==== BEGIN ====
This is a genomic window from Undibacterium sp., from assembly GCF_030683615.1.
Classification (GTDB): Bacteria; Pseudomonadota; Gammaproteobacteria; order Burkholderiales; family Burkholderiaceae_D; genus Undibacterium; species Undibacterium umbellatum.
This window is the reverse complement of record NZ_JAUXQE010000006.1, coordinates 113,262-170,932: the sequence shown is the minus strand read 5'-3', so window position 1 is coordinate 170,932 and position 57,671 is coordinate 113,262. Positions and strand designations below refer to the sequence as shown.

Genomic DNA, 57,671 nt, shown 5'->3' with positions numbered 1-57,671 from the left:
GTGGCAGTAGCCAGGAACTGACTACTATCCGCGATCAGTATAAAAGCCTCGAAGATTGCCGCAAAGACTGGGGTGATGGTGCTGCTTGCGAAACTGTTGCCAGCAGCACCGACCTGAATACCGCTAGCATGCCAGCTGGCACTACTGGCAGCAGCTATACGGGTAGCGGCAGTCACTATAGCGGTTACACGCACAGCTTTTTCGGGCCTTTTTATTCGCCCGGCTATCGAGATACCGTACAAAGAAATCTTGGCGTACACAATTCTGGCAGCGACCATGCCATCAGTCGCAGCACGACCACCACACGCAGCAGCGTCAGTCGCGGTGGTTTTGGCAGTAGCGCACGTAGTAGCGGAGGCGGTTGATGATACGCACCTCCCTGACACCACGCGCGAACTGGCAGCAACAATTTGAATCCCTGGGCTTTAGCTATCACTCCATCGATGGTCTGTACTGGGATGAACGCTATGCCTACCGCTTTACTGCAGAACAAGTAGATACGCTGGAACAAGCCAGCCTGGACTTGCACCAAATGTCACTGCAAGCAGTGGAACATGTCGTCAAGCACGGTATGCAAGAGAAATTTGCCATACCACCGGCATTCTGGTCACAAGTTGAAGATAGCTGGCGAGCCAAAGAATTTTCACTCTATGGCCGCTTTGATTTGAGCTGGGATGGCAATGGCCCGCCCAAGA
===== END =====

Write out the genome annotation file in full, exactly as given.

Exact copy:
This is a genomic window from Undibacterium sp., from assembly GCF_030683615.1.
Classification (GTDB): Bacteria; Pseudomonadota; Gammaproteobacteria; order Burkholderiales; family Burkholderiaceae_D; genus Undibacterium; species Undibacterium umbellatum.
This window is the reverse complement of record NZ_JAUXQE010000006.1, coordinates 113,262-170,932: the sequence shown is the minus strand read 5'-3', so window position 1 is coordinate 170,932 and position 57,671 is coordinate 113,262. Positions and strand designations below refer to the sequence as shown.

Genomic DNA, 57,671 nt, shown 5'->3' with positions numbered 1-57,671 from the left:
GTGGCAGTAGCCAGGAACTGACTACTATCCGCGATCAGTATAAAAGCCTCGAAGATTGCCGCAAAGACTGGGGTGATGGTGCTGCTTGCGAAACTGTTGCCAGCAGCACCGACCTGAATACCGCTAGCATGCCAGCTGGCACTACTGGCAGCAGCTATACGGGTAGCGGCAGTCACTATAGCGGTTACACGCACAGCTTTTTCGGGCCTTTTTATTCGCCCGGCTATCGAGATACCGTACAAAGAAATCTTGGCGTACACAATTCTGGCAGCGACCATGCCATCAGTCGCAGCACGACCACCACACGCAGCAGCGTCAGTCGCGGTGGTTTTGGCAGTAGCGCACGTAGTAGCGGAGGCGGTTGATGATACGCACCTCCCTGACACCACGCGCGAACTGGCAGCAACAATTTGAATCCCTGGGCTTTAGCTATCACTCCATCGATGGTCTGTACTGGGATGAACGCTATGCCTACCGCTTTACTGCAGAACAAGTAGATACGCTGGAACAAGCCAGCCTGGACTTGCACCAAATGTCACTGCAAGCAGTGGAACATGTCGTCAAGCACGGTATGCAAGAGAAATTTGCCATACCACCGGCATTCTGGTCACAAGTTGAAGATAGCTGGCGAGCCAAAGAATTTTCACTCTATGGCCGCTTTGATTTGAGCTGGGATGGCAATGGCCCGCCCAAGA